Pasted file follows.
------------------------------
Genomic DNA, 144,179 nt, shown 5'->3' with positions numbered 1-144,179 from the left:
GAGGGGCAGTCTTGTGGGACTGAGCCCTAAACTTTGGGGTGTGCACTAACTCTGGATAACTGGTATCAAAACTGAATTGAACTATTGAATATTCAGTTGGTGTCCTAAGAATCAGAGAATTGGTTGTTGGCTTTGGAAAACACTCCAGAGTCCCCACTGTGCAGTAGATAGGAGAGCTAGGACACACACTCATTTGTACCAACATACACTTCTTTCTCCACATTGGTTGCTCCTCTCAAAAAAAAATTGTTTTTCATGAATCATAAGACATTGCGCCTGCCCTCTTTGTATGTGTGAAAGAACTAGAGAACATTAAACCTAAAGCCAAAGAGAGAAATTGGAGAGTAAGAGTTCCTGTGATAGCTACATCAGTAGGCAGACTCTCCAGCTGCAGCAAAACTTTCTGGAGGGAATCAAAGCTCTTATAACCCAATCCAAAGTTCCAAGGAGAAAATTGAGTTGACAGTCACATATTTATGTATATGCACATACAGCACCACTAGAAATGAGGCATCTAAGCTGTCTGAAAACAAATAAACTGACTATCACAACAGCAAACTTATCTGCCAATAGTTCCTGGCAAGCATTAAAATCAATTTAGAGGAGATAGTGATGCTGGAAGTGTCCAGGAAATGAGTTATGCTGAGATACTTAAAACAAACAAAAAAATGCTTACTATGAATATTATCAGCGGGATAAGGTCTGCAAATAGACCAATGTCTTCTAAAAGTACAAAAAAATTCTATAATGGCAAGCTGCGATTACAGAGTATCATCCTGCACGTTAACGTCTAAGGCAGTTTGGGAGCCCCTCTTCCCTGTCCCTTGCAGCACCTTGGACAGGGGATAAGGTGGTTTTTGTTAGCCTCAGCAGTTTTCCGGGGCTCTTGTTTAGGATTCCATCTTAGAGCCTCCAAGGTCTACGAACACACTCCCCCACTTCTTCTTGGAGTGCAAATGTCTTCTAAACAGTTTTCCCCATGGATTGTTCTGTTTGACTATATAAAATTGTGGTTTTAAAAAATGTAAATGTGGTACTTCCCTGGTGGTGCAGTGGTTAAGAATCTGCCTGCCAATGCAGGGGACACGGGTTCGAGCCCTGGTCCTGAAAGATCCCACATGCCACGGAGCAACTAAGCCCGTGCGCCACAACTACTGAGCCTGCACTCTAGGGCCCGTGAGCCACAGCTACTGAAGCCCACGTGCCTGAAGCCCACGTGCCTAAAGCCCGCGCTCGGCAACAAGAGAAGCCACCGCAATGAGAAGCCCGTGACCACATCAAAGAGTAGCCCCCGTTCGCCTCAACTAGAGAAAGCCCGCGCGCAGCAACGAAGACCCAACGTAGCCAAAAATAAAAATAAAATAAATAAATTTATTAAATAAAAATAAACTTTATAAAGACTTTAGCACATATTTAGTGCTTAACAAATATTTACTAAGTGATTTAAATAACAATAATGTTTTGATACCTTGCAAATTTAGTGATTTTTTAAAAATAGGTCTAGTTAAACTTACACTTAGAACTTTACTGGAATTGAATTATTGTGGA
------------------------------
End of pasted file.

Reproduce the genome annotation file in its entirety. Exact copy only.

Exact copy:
Genomic DNA, 144,179 nt, shown 5'->3' with positions numbered 1-144,179 from the left:
GAGGGGCAGTCTTGTGGGACTGAGCCCTAAACTTTGGGGTGTGCACTAACTCTGGATAACTGGTATCAAAACTGAATTGAACTATTGAATATTCAGTTGGTGTCCTAAGAATCAGAGAATTGGTTGTTGGCTTTGGAAAACACTCCAGAGTCCCCACTGTGCAGTAGATAGGAGAGCTAGGACACACACTCATTTGTACCAACATACACTTCTTTCTCCACATTGGTTGCTCCTCTCAAAAAAAAATTGTTTTTCATGAATCATAAGACATTGCGCCTGCCCTCTTTGTATGTGTGAAAGAACTAGAGAACATTAAACCTAAAGCCAAAGAGAGAAATTGGAGAGTAAGAGTTCCTGTGATAGCTACATCAGTAGGCAGACTCTCCAGCTGCAGCAAAACTTTCTGGAGGGAATCAAAGCTCTTATAACCCAATCCAAAGTTCCAAGGAGAAAATTGAGTTGACAGTCACATATTTATGTATATGCACATACAGCACCACTAGAAATGAGGCATCTAAGCTGTCTGAAAACAAATAAACTGACTATCACAACAGCAAACTTATCTGCCAATAGTTCCTGGCAAGCATTAAAATCAATTTAGAGGAGATAGTGATGCTGGAAGTGTCCAGGAAATGAGTTATGCTGAGATACTTAAAACAAACAAAAAAATGCTTACTATGAATATTATCAGCGGGATAAGGTCTGCAAATAGACCAATGTCTTCTAAAAGTACAAAAAAATTCTATAATGGCAAGCTGCGATTACAGAGTATCATCCTGCACGTTAACGTCTAAGGCAGTTTGGGAGCCCCTCTTCCCTGTCCCTTGCAGCACCTTGGACAGGGGATAAGGTGGTTTTTGTTAGCCTCAGCAGTTTTCCGGGGCTCTTGTTTAGGATTCCATCTTAGAGCCTCCAAGGTCTACGAACACACTCCCCCACTTCTTCTTGGAGTGCAAATGTCTTCTAAACAGTTTTCCCCATGGATTGTTCTGTTTGACTATATAAAATTGTGGTTTTAAAAAATGTAAATGTGGTACTTCCCTGGTGGTGCAGTGGTTAAGAATCTGCCTGCCAATGCAGGGGACACGGGTTCGAGCCCTGGTCCTGAAAGATCCCACATGCCACGGAGCAACTAAGCCCGTGCGCCACAACTACTGAGCCTGCACTCTAGGGCCCGTGAGCCACAGCTACTGAAGCCCACGTGCCTGAAGCCCACGTGCCTAAAGCCCGCGCTCGGCAACAAGAGAAGCCACCGCAATGAGAAGCCCGTGACCACATCAAAGAGTAGCCCCCGTTCGCCTCAACTAGAGAAAGCCCGCGCGCAGCAACGAAGACCCAACGTAGCCAAAAATAAAAATAAAATAAATAAATTTATTAAATAAAAATAAACTTTATAAAGACTTTAGCACATATTTAGTGCTTAACAAATATTTACTAAGTGATTTAAATAACAATAATGTTTTGATACCTTGCAAATTTAGTGATTTTTTAAAAATAGGTCTAGTTAAACTTACACTTAGAACTTTACTGGAATTGAATTATTGTGGA